This season was Game of Thrones at its best
It provided not one but two epically grand episodes; one which showcased the most visually arresting battle to date.
The thing about a show like Game of Thrones – although it’s not hard to argue that there’s nothing quite like it on the television landscape – is that due to the epic nature of its storytelling, characters are necessarily scattered far away from each other, with their own narrative arcs that are completely disparate and diverging.
This has been especially true of the past few seasons, where beloved characters get tantalisingly close to meeting or reuniting, only to be flung away from each other again. This is not necessarily a criticism of the show and it certainly doesn’t diminish the thrill and entertainment of watching the sheer grandeur and epic scope of the storyline play out. It just means that it sometimes makes it hard to really feel the emotional stakes in the narrative.
The sixth season of the show, however, which recently wrapped up with a hugely satisfying finale this week, rectifies this thoroughly, bringing together storylines that have long been disparate as well as characters that have long been estranged in a season that has not only been the most entertaining in recent years but also the most emotionally engrossing.
This was a season that was, right from the beginning, about reunions and resurrections. There was the much-hyped and not-all-that-surprising physical resurrection of Jon Snow (which wasn’t made any less satisfying for it having been predicted long ago by fans) that was made possible by the machinations of the Red Priestess (who it turns out is not a beautiful youthful woman but a decrepit, centuries-old one, in a twist that was less impactful than the show runners probably intended).
However, apart from the season’s most significant resurrection, there were other resurrections as well, both physical and metaphorical; the Hound, having been left for dead by Arya, is, it turns out, alive and well and as blood-thirsty as always and, Arya, having spent two seasons trying to get her sense of self beaten out of her by the Faceless Assassins, finally gets rid of them as well as her own repetitive storyline by reclaiming her identity and asserting her intention to return home to Winterfell).
There were long-awaited reunions, most notably of Jon Snow and Sansa Stark, a reunion which was satisfying on multiple levels, not only because it signalled the beginning of the narrative resurrection of the long-oppressed House Stark, but also because it effectively converged with Sansa regaining control after multiple seasons of being brutalised by sadistic psychopaths like Joffrey and Ramsey, and manipulated by underhanded schemers like Littlefinger.
Because of all the reunions and resurrections, this season’s theme turned out to be about second chances and hope – an unexpected thing for a show that is generally so bleak and cynical in its worldview and is known for its underhanded politics and gruesome beheadings.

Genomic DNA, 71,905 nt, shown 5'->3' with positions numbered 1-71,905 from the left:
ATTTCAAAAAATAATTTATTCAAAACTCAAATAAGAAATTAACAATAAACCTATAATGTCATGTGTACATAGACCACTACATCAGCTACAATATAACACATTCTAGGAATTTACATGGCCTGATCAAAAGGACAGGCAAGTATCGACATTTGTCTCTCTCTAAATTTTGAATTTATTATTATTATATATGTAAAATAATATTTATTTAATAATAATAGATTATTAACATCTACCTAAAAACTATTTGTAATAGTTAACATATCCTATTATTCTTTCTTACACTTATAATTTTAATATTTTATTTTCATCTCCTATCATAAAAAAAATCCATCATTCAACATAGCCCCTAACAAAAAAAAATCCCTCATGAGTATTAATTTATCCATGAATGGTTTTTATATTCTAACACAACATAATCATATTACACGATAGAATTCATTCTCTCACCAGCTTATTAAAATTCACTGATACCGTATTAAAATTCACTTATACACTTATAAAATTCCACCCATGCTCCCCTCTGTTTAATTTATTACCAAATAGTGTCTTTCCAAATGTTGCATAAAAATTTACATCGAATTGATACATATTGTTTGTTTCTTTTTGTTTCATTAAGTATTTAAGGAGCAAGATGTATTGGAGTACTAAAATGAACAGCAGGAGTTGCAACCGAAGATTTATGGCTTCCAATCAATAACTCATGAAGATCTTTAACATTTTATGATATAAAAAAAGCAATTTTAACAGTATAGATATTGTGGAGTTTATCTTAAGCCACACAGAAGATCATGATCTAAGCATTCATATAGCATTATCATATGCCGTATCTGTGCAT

But the show’s sudden veering towards hope makes narrative sense. With only two shortened seasons remaining, the endgame is now in sight and it’s time for the good guys to finally start winning. The season was the most effective in tying up loose ends of stories that are superfluous to the main plot. Most of the minor houses such as the Freys and the Boltons were vanquished. Ramsay’s just desserts at being devoured by hounds came not a moment too soon.
Deaths took place of characters both dynamic and interesting but nevertheless not that important to the main plot – we will miss you, Margaery Tyrell, and your subtle and clever machinations and manipulations that contrasted so well with Cersei’s more overt, in-your-face villainy.
There were also deaths of minor characters like Hodor sacrificing his life to save Bran, one of the season’s most heart-breaking moments, and Rickon’s death marked another blow to House Stark, even if he was more of a plot point than a character and main players of the Game of Thrones are now finally heading towards where they need to be in order for the show’s final crescendo.
The show has set the table for the remaining two seasons to focus on the major game of thrones between the Starks in the North, Cersei Lannister on the throne in Westeros (with all her children dead, it will be interesting to see her inevitable descent into full Mad Queen mode in the next season, as the parallels between her blowing up the Sept and the city-burning Mad King this season have already hinted at) and Daenerys finally sailing to fight for the throne with a huge army and multiple alliances already in place.
The final battle which will finally pit beloved players against one another (it will be interesting to see who fans root for: underdog Jon Snow or fiery queen Daenerys) will presumably be matched in thrill by the long awaited war being brought to the Seven Kingdoms by the White Walkers led by the Night King from beyond the Wall.
This season was Game of Thrones at its best: it fortunately dispensed with the blatantly exploitative and narratively boring sexual violence meted out to beloved female characters that it has been criticised for over the years, it tightened its narrative belt by getting rid of villains that had overstayed their welcome and wrapping up storylines that needed to be wrapped up. It provided not just one epically grand episode but two – the show’s traditionally grand penultimate episode this season saw the Battle of the Bastards, the most visually arresting battle to-date, and then followed it up with the most satisfying and well-produced finale in the show’s history.
If the next two seasons are as good as this one, fans are in for a thrilling ride to the end.
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